Item: Climate change and sierra nevada snowpack
Title: Climate change and sierra nevada snowpack
Proceedings: Proceedings of the 1996 International Snow Science Workshop, Banff, Canada
Authors: Tammy Johnson, Pete Fohl, Jeff Dozier, Tammy Johnson, Department of Geography, University of California, Institute for Computational Earth System Science, University of California, School of Environmental Science and Management, University of Califor
Abstract: Mountainous areas, particularly in the western U.S., provide a large fraction of the fresh water supply. This reserve is possibly vulnerable to changes in climate. Regional precipitation patterns, especially snow, which is a sensitive indicator of change, are predicted to vary with global warming. This study uses a statistical model to link snow water equivalent (SWE) measurements over a 65 year time series to analyze the snow accumulation trends in the Sierra Nevada. We found that snowmelt timing has recently been occurring earlier in the mid-elevations while the maximum amount of seasonal SWE is not changing. However, the monthly snow fraction of the season maximum (snow fraction) are shifting both by month and elevation. Overall, the snow fractions are decreasing, which indicates that snow is accumulating later and melting earlier in the Sierra Nevada. The exceptions are January 1, which is unchanged; low elevations in the early part of the season; and high elevations in mid-season, where the SWE fraction has been increasing. Since values are given for the first of the month, this suggests less snow in January and February, yet more in March, as reflected in the April 1 values. The decrease of SWE fractions on May 1 average to a 23% loss over the last 65 years, while June 1 fractions are down 32%, with greater losses in the higher elevations.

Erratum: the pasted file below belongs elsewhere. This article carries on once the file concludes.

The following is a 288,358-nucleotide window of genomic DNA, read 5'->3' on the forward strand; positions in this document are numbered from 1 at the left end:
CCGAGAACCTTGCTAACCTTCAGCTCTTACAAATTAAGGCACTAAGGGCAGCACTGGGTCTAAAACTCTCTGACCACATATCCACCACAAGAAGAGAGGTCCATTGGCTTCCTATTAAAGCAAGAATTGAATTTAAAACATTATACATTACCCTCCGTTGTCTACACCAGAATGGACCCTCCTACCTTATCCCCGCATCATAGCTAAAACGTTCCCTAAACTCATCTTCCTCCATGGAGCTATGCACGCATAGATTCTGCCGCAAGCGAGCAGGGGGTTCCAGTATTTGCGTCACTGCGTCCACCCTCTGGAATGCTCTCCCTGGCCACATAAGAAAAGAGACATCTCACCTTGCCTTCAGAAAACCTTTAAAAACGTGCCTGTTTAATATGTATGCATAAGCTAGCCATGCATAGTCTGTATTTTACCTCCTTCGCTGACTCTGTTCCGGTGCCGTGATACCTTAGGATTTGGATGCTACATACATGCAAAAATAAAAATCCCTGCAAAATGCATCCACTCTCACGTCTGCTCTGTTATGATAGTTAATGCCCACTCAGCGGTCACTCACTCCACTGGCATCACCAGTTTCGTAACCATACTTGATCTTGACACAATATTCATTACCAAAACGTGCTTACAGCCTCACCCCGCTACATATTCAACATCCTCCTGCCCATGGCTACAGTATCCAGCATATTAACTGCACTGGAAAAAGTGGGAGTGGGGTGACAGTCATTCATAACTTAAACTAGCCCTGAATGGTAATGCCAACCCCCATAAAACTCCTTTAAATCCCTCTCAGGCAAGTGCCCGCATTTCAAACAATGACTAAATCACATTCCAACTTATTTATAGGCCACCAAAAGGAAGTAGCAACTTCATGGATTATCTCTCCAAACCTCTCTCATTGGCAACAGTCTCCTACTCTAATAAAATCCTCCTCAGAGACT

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Keywords: climate change, sierra nevada, snow, historic data, water resources
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